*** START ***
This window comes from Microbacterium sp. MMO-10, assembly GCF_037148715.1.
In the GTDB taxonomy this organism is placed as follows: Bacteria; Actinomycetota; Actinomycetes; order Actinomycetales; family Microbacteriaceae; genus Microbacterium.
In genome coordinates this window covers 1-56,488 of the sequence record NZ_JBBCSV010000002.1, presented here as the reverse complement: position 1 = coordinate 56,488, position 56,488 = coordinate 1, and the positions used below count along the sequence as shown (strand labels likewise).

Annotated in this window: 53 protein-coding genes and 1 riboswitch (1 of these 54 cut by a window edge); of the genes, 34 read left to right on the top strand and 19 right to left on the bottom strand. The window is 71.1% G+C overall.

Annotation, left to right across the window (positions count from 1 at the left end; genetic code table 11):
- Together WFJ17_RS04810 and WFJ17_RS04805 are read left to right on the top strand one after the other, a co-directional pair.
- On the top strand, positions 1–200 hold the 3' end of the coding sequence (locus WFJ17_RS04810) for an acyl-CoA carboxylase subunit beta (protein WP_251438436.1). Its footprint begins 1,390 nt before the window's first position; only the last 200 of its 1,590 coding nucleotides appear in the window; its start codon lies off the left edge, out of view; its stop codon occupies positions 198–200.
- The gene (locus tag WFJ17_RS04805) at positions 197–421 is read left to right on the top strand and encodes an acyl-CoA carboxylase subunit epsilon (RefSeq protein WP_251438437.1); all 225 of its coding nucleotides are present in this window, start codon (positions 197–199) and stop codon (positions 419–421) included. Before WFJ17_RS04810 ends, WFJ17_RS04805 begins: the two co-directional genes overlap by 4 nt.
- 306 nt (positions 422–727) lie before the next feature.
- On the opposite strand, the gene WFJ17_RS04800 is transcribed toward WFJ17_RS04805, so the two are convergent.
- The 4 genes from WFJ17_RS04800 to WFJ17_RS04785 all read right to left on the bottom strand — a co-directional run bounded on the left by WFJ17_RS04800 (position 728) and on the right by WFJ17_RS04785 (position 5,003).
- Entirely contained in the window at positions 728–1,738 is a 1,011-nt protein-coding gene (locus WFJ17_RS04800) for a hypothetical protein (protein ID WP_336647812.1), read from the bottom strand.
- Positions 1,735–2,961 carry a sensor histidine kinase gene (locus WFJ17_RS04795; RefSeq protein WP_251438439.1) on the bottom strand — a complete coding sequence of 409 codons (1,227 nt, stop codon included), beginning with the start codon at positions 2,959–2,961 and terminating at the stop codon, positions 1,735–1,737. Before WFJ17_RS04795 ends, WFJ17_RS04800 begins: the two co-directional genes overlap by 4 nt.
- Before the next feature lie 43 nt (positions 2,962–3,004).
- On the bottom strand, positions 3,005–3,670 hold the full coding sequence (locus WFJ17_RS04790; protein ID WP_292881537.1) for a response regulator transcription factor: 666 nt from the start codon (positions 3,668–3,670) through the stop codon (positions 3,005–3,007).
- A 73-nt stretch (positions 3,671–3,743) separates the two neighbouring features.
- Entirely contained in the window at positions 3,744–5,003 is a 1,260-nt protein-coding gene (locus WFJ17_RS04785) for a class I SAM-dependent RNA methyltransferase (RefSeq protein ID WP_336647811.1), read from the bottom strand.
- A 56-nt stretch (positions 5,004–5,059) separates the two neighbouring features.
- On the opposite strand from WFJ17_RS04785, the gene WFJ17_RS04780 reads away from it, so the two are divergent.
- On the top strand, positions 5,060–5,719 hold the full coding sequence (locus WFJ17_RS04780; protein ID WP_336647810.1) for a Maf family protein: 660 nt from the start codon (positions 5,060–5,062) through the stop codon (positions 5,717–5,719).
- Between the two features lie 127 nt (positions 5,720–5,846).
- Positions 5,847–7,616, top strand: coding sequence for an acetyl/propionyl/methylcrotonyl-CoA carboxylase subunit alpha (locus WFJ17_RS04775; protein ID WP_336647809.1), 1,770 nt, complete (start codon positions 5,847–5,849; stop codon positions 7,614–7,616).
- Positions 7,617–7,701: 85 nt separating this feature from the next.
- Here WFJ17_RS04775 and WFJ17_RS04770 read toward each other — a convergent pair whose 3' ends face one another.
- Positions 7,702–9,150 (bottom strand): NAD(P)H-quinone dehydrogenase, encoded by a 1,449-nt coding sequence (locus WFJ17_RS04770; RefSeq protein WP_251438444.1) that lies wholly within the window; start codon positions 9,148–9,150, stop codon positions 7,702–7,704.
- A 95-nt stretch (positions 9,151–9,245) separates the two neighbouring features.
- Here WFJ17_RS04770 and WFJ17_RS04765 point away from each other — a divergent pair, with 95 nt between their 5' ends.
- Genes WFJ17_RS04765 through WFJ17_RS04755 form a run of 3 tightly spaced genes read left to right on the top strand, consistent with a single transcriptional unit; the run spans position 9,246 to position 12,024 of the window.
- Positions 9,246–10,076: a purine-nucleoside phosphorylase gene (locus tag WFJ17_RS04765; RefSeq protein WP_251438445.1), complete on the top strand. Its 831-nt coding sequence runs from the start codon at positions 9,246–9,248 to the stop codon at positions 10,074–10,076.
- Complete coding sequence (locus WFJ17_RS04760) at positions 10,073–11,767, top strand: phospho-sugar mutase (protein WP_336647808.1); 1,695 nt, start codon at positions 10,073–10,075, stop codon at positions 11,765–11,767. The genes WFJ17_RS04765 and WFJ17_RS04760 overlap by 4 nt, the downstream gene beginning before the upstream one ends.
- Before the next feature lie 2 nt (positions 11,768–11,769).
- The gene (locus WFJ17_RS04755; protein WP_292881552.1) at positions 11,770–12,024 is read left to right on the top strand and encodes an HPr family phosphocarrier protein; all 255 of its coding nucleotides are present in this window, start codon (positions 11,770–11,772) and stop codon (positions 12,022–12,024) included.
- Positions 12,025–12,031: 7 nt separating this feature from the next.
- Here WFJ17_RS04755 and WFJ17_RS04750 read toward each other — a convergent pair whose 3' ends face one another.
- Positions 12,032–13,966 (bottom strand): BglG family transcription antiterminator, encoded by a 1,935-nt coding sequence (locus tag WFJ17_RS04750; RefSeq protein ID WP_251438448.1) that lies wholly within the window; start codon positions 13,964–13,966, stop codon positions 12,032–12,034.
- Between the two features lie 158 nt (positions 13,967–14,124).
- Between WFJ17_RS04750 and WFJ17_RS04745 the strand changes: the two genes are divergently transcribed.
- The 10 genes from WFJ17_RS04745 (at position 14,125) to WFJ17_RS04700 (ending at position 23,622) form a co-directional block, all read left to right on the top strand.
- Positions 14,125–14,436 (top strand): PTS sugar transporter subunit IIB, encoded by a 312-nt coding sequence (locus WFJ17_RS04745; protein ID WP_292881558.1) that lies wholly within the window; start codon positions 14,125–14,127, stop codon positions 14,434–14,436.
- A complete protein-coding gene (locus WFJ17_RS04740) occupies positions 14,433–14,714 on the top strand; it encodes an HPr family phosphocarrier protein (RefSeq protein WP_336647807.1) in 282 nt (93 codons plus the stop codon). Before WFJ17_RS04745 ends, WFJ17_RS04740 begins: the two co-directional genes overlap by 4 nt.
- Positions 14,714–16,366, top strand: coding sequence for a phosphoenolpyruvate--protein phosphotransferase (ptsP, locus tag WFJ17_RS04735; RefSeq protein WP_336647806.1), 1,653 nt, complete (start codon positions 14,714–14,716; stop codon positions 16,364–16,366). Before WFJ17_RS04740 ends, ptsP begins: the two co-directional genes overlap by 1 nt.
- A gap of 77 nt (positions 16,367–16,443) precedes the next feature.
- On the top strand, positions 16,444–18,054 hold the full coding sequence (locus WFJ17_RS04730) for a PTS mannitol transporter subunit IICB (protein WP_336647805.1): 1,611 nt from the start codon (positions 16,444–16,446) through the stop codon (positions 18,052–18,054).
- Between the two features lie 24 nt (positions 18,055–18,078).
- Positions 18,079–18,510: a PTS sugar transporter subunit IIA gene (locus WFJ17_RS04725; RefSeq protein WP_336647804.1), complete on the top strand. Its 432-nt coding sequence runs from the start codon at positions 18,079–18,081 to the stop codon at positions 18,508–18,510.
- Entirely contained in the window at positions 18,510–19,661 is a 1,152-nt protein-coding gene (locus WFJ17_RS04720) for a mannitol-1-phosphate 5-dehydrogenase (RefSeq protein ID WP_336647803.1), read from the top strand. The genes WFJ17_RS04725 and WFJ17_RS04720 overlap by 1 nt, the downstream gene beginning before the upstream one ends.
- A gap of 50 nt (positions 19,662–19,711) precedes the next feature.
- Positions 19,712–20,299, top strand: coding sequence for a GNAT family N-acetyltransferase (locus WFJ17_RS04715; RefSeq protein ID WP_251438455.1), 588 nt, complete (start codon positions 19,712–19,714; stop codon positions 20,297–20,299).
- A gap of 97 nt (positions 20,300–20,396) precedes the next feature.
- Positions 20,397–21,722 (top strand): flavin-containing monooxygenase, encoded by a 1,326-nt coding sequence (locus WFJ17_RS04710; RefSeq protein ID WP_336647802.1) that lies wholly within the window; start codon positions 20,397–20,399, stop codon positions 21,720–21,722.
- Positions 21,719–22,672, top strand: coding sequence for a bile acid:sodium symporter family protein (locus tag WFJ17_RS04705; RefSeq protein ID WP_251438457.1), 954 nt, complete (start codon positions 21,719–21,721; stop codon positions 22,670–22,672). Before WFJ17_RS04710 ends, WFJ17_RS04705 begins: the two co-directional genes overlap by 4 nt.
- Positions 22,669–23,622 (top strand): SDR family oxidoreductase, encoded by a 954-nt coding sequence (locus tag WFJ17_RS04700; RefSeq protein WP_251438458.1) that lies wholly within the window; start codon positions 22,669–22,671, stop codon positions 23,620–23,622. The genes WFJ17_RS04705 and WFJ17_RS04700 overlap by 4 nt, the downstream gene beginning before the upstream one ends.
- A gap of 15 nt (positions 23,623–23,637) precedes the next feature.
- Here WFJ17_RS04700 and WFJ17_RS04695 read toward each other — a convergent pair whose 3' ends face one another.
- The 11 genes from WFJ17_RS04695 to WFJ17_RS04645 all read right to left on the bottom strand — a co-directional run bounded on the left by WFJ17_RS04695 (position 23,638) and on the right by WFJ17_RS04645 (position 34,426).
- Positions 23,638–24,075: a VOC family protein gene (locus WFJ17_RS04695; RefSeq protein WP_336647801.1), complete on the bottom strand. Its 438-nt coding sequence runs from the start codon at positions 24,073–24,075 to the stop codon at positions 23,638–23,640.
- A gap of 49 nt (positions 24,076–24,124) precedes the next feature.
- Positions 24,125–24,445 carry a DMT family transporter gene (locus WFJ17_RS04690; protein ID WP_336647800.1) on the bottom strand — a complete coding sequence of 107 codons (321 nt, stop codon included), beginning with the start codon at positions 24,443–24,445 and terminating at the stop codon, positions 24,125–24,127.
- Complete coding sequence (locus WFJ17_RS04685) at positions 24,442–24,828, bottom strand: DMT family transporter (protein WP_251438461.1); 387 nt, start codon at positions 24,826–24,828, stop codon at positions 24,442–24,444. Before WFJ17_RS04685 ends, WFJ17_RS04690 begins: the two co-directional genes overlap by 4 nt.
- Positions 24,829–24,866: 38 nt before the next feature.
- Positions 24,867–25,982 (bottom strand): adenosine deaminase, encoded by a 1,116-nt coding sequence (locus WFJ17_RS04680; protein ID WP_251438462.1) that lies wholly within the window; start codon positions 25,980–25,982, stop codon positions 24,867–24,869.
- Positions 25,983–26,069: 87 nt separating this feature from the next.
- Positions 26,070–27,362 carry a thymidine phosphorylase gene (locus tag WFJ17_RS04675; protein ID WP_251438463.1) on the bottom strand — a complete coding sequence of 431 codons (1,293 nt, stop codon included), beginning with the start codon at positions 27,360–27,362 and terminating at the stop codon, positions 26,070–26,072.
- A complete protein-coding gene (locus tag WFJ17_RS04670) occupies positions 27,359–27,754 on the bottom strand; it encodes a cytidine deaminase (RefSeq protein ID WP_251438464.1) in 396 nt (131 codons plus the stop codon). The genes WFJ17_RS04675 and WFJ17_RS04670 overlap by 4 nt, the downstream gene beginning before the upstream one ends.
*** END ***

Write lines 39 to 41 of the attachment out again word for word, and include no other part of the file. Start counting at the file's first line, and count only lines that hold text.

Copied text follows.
- Positions 14,125–14,436 (top strand): PTS sugar transporter subunit IIB, encoded by a 312-nt coding sequence (locus WFJ17_RS04745; protein ID WP_292881558.1) that lies wholly within the window; start codon positions 14,125–14,127, stop codon positions 14,434–14,436.
- A complete protein-coding gene (locus WFJ17_RS04740) occupies positions 14,433–14,714 on the top strand; it encodes an HPr family phosphocarrier protein (RefSeq protein WP_336647807.1) in 282 nt (93 codons plus the stop codon). Before WFJ17_RS04745 ends, WFJ17_RS04740 begins: the two co-directional genes overlap by 4 nt.
- Positions 14,714–16,366, top strand: coding sequence for a phosphoenolpyruvate--protein phosphotransferase (ptsP, locus tag WFJ17_RS04735; RefSeq protein WP_336647806.1), 1,653 nt, complete (start codon positions 14,714–14,716; stop codon positions 16,364–16,366). Before WFJ17_RS04740 ends, ptsP begins: the two co-directional genes overlap by 1 nt.